And then there was the other reason, which I won’t go into at all, but just to say, it’s been thirty years and I don’t even think about it much unless my kids are around and we start to banter about the past somehow. Actually, I’m very thankful: I got a new career out of the deal, helping others going through hurt, and come out the other side with their dignity and, hopefully, their faith and marriages intact. Not an easy assignment, but one that’s a little easier if your guide on the journey has been down that road before and come out a better person. I supposed that’s a bit presumptuous for me to say, but I learned the message of why Christ died on the cross is twofold: He deals with the evil in your heart and He deals with the evil others have done to you. I’d known about the former prior to being a pastor. I had to become a pastor to learn to deal with the second.
If you are going to be a counselor you have to be able to help both the perpetrator and the victim, the one who hurt and the hurting, the sinned and the sinned against. It’s a lot easier helping those who are on the receiving end than it is the one who dishes it out. The reason people dish it out is because they are pretty selfish and self-deluded in their thinking (By the way, that would be all of us: “all have sinned and fall short of the glory of God*) and I, for one, aren’t mean enough sometimes to beat their stupidity out of their brains. Sometimes, though, the one who hurts others is pretty repentant and open to new ways of thinking and acting and there is joy to behold. But overall, I’d much rather have Job as a client than Ahab, if you know what I mean. Still, even though we pride ourselves we aren’t like “those people” we all have our own sin that’s caused us to hurt others. You can’t become a whole person until you can grasp how you’ve left your own trail of tears. Self-delusion would be a universal trait.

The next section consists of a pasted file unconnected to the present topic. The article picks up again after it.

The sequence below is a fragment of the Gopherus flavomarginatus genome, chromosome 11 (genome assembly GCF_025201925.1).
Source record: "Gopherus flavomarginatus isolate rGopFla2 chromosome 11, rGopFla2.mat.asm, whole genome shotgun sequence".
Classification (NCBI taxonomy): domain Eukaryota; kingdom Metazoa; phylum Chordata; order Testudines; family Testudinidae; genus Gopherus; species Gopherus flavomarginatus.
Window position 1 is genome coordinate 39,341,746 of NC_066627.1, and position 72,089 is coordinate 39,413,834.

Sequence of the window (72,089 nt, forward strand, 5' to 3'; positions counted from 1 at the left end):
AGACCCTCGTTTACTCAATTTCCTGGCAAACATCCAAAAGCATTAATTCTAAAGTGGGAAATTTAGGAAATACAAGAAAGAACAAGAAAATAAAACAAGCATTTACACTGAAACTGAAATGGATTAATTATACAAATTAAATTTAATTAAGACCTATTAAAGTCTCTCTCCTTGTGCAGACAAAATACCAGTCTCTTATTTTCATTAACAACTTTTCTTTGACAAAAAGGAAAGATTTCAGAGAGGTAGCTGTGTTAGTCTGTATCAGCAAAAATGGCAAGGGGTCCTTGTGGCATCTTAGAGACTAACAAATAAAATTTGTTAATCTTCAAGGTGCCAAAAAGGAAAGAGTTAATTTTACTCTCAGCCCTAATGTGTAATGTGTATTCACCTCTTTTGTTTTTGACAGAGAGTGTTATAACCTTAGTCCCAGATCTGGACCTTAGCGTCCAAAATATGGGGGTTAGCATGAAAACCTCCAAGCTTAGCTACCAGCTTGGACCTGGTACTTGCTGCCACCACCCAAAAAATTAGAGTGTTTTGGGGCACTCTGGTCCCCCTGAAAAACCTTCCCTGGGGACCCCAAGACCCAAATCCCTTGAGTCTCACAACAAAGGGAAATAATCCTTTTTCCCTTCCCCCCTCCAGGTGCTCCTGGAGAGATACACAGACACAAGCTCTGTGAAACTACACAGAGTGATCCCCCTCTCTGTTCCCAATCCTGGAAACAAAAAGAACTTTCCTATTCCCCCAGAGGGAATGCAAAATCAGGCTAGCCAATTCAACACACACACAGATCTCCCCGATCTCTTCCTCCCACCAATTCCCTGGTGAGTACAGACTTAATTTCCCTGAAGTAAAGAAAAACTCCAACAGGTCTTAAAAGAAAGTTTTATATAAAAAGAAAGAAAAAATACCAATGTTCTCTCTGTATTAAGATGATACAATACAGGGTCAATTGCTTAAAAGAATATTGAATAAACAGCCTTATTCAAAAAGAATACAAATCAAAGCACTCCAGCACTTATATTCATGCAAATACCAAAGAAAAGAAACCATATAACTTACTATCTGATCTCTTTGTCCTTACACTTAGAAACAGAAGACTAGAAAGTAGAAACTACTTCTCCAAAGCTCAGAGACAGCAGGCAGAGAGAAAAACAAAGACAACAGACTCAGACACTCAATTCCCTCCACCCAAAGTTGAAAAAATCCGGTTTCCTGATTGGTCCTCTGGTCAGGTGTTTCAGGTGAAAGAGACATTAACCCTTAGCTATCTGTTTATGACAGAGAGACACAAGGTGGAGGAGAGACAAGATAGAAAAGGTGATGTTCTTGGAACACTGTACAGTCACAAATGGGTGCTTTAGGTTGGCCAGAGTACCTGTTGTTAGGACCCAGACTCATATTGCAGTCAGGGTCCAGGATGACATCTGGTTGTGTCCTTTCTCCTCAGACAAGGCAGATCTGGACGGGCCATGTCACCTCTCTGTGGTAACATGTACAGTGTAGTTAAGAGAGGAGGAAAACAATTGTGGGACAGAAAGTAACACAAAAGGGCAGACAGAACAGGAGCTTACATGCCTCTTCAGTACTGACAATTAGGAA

But hurt plays with your brain, too (By the way,that would be all of us, also. Jesus died for the sins against you just like he died for the sins you committed against Him! “Come onto me all who are weary and heavy laden and I will give you rest” and “By his wounds we are healed.”**). And if you aren’t careful you can use the crap you go through (whether from parents, lovers, spouses, children, ministers, bosses or colleagues, Christians or not) to hurt others. You’ve heard the saying: “hurt people, hurt people”? If you have been a victim of someone elses stupidity and selfishness, you are only a step away from doing the same thing. It’s easy to get all self-righteous about it, but the Deceiver has a pretty good track record recruiting from the downtrodden. Just talk to people who populate our jails. You can believe most have endured some pretty sad abuse, but it didn’t lead them down the paths of righteousness. Hmmmm.
Hurt or sin, either one, lies to your heart and the deceit is pretty easy to believe, and to have a faithful counselor help you think differently can be a welcome relief! Of course, you can find a counselor out there who will gleefully help you denounce your faith and God and, for that matter, your husband or wife or mother or father, and reject it all as hogwash. But that won’t be of much comfort for long. Revenge and resentment as motivators only work in R-rated movies. You are going to want to find a way to not let other people’s craziness become your own. Being delivered would be the way to go. Rescued? Redeemed? We all could use a little of that.
Give us a call.
*Romans 3:23. For a summary statement of how all of us have turned to our own way against God see Romans 3:9-18.
** Matthew 11:28-30 and Isaiah 53:4-5. This is one of the major themes of the Bible. Israel’s deliverance from slavery in Egypt is the prime example.